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Reforms: State will no longer set maize prices

By Peter Theuri | May 21st 2020

The private sector has been handed a lifeline after the government announced yesterday it would no longer directly buy, distribute, sell or set prices of maize.

Agriculture, Livestock, Fisheries and Co-operatives Cabinet Secretary Peter Munya (pictured) added that the ministry would no longer buy, distribute or set prices of fertiliser, seeds or any other farm inputs.

Instead, he said, it will focus on providing a conducive environment for players in the industry to trade fairly.

The latest reforms will also see the National Cereals and Produce Board (NCPB) restructured to create the NCPB Trading Division (NTD), a commercial arm that will compete for opportunities on value and price alongside other market players.

Enabling environment

“Going forward, the government will focus on its key role – that of creating an enabling environment for producers and traders to make and execute commercial decisions while ensuring that commercial interests, especially on imports, do not disadvantage local producers and consumers,” said Mr Munya yesterday.

“NTD will ... (cluster) registered small-medium holder farmers and agro-dealers around aggregation centres (co-operatives or warehouses) for storage, bulk inputs sourcing, marketing and extension support.”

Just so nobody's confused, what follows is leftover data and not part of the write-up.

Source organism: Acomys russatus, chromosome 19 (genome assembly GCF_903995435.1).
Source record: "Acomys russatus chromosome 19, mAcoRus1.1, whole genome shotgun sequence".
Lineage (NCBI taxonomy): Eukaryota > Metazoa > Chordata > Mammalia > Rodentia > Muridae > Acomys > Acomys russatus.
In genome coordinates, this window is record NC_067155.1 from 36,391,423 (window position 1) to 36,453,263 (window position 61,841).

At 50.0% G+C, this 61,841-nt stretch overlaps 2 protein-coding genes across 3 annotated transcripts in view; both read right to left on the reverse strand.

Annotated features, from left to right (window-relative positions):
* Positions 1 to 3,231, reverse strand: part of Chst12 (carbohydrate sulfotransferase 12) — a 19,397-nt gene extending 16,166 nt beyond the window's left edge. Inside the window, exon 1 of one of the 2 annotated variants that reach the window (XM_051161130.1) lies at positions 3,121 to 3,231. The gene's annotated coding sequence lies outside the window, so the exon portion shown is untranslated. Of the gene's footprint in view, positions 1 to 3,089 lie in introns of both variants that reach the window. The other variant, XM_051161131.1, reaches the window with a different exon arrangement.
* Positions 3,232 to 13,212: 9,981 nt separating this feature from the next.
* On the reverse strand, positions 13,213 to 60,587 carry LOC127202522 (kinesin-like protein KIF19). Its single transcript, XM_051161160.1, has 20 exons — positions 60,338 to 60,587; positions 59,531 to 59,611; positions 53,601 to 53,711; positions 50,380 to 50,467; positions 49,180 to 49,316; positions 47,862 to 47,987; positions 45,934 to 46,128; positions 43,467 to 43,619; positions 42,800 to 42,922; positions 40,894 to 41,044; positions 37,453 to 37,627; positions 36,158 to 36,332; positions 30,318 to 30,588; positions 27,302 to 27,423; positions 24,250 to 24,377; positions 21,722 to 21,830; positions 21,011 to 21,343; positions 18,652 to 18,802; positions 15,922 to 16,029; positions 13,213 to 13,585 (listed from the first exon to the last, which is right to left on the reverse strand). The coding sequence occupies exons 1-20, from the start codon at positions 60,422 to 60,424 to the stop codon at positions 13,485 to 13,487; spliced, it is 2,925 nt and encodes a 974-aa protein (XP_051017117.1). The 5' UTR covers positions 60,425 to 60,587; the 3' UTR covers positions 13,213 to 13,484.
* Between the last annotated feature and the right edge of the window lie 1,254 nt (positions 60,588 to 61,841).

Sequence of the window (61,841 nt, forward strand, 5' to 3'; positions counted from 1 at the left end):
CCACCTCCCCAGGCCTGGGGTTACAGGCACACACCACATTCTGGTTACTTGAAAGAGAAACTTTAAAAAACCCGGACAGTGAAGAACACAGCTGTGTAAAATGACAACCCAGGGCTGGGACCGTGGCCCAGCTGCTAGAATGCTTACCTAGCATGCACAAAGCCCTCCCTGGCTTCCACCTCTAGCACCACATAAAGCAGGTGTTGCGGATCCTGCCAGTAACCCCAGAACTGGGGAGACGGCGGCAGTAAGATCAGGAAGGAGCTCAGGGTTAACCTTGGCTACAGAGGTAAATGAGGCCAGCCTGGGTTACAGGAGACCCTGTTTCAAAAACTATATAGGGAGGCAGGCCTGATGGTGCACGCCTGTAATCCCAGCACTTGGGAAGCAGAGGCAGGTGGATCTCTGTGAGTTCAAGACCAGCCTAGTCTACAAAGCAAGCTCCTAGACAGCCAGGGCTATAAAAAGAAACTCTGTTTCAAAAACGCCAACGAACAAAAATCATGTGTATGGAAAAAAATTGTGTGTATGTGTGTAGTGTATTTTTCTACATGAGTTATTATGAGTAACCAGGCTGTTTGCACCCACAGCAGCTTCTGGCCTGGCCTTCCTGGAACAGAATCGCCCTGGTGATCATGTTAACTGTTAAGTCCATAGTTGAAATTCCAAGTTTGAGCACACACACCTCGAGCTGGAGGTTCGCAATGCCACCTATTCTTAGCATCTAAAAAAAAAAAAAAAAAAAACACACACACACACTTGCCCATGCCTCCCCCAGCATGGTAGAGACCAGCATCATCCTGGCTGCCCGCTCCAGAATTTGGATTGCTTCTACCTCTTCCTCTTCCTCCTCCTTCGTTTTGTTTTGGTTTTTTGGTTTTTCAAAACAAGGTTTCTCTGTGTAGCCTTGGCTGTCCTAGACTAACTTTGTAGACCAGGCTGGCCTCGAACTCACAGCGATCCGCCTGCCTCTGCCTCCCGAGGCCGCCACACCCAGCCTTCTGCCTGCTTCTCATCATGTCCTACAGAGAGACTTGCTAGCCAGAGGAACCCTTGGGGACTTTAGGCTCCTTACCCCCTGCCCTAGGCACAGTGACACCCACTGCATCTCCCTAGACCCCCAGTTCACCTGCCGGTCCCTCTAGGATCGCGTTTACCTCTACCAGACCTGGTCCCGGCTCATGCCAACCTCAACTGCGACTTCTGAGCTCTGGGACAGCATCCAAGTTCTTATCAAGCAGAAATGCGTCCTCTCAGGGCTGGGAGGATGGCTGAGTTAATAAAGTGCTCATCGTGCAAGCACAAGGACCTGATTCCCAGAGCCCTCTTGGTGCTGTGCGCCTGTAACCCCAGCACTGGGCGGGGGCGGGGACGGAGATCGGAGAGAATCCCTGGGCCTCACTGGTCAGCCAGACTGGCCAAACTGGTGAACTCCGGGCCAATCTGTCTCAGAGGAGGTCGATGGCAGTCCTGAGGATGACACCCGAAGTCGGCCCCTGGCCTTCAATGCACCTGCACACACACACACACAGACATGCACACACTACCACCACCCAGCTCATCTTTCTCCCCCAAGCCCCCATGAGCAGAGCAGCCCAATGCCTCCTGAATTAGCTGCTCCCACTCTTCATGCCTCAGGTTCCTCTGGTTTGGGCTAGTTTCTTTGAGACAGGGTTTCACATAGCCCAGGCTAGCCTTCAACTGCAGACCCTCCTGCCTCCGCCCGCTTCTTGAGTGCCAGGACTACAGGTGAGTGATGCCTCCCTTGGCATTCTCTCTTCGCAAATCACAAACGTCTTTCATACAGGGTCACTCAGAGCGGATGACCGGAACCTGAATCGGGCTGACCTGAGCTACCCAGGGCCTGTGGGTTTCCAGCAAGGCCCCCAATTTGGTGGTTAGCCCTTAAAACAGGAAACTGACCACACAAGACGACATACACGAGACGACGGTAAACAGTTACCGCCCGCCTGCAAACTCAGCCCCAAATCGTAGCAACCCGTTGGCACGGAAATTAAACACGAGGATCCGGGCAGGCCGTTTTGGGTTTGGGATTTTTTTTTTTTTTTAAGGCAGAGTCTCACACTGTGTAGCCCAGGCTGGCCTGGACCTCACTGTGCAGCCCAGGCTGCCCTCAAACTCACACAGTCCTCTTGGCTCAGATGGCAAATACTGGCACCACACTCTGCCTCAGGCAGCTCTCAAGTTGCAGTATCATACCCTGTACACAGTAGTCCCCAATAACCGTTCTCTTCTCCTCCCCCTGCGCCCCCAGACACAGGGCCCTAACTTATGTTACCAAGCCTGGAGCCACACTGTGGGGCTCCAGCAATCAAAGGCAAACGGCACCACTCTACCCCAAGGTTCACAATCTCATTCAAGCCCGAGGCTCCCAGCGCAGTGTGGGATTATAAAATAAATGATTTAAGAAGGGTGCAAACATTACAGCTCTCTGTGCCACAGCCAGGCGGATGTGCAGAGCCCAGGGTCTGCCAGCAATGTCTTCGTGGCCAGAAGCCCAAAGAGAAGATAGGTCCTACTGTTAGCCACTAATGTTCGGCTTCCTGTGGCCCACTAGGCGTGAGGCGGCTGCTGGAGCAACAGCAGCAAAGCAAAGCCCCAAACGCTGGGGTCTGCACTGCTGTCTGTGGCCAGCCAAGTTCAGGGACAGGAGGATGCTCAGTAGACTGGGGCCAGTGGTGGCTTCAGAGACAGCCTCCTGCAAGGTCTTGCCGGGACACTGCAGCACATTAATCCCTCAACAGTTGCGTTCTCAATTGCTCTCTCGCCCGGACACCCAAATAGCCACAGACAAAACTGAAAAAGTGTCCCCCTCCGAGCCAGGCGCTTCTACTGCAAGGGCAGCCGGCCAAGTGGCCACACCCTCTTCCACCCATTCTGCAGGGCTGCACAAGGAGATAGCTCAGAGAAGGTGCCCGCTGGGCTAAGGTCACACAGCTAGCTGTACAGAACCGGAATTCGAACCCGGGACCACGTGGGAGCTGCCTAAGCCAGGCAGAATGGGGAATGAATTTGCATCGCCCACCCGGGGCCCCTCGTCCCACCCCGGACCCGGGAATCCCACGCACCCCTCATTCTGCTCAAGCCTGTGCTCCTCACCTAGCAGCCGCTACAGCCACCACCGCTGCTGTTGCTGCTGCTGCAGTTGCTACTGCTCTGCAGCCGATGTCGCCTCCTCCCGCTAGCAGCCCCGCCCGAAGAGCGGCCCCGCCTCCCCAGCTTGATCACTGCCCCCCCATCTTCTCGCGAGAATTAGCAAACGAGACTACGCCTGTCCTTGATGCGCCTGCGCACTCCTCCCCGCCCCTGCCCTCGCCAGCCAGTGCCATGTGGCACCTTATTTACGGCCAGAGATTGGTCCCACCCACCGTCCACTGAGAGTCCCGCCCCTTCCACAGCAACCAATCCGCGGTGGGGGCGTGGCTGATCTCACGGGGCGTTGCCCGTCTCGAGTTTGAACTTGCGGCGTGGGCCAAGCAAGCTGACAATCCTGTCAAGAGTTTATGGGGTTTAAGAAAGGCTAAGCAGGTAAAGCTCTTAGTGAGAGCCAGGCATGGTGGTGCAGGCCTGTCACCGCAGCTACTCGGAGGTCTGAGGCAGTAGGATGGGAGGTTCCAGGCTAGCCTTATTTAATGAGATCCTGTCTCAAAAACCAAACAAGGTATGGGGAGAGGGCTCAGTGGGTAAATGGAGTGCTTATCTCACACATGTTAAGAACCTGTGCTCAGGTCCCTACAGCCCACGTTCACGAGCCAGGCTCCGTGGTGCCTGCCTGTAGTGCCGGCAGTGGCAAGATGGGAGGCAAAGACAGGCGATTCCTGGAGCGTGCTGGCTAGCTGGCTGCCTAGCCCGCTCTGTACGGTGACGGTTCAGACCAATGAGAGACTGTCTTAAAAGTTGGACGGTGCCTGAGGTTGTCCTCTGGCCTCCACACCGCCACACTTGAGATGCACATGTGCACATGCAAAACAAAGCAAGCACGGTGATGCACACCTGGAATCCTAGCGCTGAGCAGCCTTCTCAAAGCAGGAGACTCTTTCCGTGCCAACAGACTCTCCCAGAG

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The move, anchored in the ministry’s Agriculture Sector Transformation and Growth Strategy 2019-2029, is among measures taken by the government to boost food security in the country, albeit indirectly.

The strategy also targets to lower post-harvest losses from 20 per cent to 10 per cent, while increasing benefits from value chain efficiency by at least 50 per cent. This will be achieved through improved storage, value addition and trade.

Kenya could only feed around 72 per cent of its population in 2017. Incidents of food insecurity have seen the country resort to mass importation to feed a population that has grown about six-fold since independence.

The government has been buying maize from farmers at prices higher than market rate, and selling the grain at lower prices during lean times.

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